The committee
drew up a proposed contract with the Town of Danby, approved by the town lawyer, by which the town would take ownership of the land, but the committee would undertake to set up an organization to develop it as a park and community center and to take responsibility for financing the project. However, a staff member of the State Comptroller's office, one of the consultants to whom the contract was submitted, advised strongly against asking the town to take ownership, because by law the town government is barred from soliciting funds from its citizens, which would be the legal interpretation of even fundraising by private citizens for a town-owned park. In other words, the proposed arrangement could only legally be supported by grants and town taxes. Higher property taxes for the support of the park and community center were opposed by all concerned. The alternative advised by the Comptroller's Office was a not-for-profit corporation.

"Danby Community Park Association" was the name Danby Supervisor Ed Inman had put on a bank account to contain donated funds for the community center and park. This name was given to the not-for-profit corporation approved by the Internal Revenue Service, under the law known as 501(c)(3), and by the New York Department of State as an approved charitable organization, in 2002. The owners of the 90-acre property for park and community center worked out a combination of donation and loan to transfer the land to the DCPA.

Meanwhile, an application for funding had been made in the name of the town, to the New York State Office of Parks, Recreation, and Historic Preservation. The proposal submitted included an access road through the property bought from Tom Johanson, a community center roughly behind the Danby Federated Church, playing fields, playground, picnic areas, and a set-aside at the south end for senior housing, possible pre-school facilities and other non-park activities. A Cornell graduate class in landscape architecture drew up a series of plans for developing the area. After a year passed without response from the state Office of Parks, a slightly changed plan and application for funding was submitted by the new not-for-profit, the Danby Community Park Association, Inc. In the summer of 2002, however, Governor Pataki announced the granting of the original Town of Danby request for $109,000 (to be matched by the same amount locally). It was then necessary for the Danby Community Park Association to explain to the New York State Parks Commissioner that the town's application had been supplanted by the not-for-profit's request, and to ask that the funding be transferred to the new body--a request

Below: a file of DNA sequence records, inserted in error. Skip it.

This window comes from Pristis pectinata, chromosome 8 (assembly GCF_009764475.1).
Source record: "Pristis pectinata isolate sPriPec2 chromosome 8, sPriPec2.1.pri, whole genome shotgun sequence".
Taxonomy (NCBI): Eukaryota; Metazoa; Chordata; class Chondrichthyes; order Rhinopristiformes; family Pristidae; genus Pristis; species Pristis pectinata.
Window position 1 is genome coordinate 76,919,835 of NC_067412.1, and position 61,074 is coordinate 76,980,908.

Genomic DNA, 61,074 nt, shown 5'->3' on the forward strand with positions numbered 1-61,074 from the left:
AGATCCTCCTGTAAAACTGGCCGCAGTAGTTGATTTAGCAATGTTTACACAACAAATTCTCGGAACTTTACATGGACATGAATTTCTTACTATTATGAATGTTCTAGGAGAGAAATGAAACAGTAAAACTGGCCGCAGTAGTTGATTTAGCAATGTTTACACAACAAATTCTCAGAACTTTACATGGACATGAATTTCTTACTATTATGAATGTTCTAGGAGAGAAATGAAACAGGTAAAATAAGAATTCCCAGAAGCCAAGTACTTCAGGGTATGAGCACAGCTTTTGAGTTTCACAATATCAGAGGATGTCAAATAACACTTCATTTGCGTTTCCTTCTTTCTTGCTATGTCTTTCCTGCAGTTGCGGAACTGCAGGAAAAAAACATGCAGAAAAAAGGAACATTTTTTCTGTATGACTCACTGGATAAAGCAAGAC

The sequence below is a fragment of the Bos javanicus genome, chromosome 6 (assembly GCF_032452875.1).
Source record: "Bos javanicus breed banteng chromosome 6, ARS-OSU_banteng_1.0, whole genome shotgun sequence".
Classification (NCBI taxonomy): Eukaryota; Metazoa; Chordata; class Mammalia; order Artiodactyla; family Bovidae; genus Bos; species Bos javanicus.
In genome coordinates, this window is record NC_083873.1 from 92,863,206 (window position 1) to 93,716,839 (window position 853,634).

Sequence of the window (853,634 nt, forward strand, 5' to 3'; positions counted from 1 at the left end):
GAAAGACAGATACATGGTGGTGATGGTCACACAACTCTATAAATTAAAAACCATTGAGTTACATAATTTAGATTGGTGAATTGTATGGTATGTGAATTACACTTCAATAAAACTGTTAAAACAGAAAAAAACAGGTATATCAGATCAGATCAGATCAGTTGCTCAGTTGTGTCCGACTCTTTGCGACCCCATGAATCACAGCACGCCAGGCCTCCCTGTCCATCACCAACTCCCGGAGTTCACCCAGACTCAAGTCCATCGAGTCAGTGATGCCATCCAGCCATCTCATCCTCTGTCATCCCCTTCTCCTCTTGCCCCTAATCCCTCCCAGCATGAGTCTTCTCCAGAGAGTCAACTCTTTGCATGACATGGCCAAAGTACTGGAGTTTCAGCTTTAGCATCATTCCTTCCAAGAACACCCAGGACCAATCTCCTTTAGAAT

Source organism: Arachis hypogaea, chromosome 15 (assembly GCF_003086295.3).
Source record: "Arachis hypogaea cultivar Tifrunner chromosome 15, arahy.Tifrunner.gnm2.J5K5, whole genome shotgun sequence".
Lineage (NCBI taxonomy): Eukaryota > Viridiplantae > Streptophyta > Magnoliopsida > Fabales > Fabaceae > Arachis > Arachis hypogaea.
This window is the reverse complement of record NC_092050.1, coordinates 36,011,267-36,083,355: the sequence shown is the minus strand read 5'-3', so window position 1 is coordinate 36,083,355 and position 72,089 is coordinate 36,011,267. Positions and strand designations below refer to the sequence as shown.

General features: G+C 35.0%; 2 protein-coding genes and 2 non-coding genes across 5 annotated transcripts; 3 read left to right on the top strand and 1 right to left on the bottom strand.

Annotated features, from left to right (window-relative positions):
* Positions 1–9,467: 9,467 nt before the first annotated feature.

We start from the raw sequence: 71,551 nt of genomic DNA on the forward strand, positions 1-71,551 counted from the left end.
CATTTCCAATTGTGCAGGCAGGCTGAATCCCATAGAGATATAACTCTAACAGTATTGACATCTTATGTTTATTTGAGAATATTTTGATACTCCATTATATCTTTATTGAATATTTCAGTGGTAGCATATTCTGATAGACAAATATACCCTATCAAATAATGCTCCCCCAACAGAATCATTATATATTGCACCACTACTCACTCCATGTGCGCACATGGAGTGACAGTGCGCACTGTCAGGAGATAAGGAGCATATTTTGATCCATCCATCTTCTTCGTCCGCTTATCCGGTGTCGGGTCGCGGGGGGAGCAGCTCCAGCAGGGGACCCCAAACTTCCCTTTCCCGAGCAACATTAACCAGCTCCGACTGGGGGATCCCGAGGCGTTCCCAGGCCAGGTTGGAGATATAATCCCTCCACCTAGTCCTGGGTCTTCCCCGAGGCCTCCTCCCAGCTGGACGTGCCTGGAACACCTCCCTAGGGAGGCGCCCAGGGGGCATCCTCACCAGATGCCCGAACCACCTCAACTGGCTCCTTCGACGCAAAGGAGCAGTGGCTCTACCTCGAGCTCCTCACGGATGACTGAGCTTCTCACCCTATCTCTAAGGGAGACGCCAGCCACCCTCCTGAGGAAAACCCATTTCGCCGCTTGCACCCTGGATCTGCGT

that was granted with minor delay.

It seemed that we were on our way. Volunteers cleared the entrance roadway through the Tom Johanson property, cleared meadows of miscellaneous brush, accumulated trash and abandoned equipment, located routes of possible woodland trails, held public meetings to determine priorities in developing the community center/park project, and began the process of securing permits from public agencies--visiting the regional offices of the Army Corps of Engineers and the New York State Department of Environmental Conservation (the regional representatives of both agencies visited the site and gave advice), and submitting plans to the Town of Danby Planning Board. The Board of the DCPA had special meetings with staff from the local office of the New York State Office of Parks, Recreation and Historic Preservation who laid out the requirements for receiving the grant money.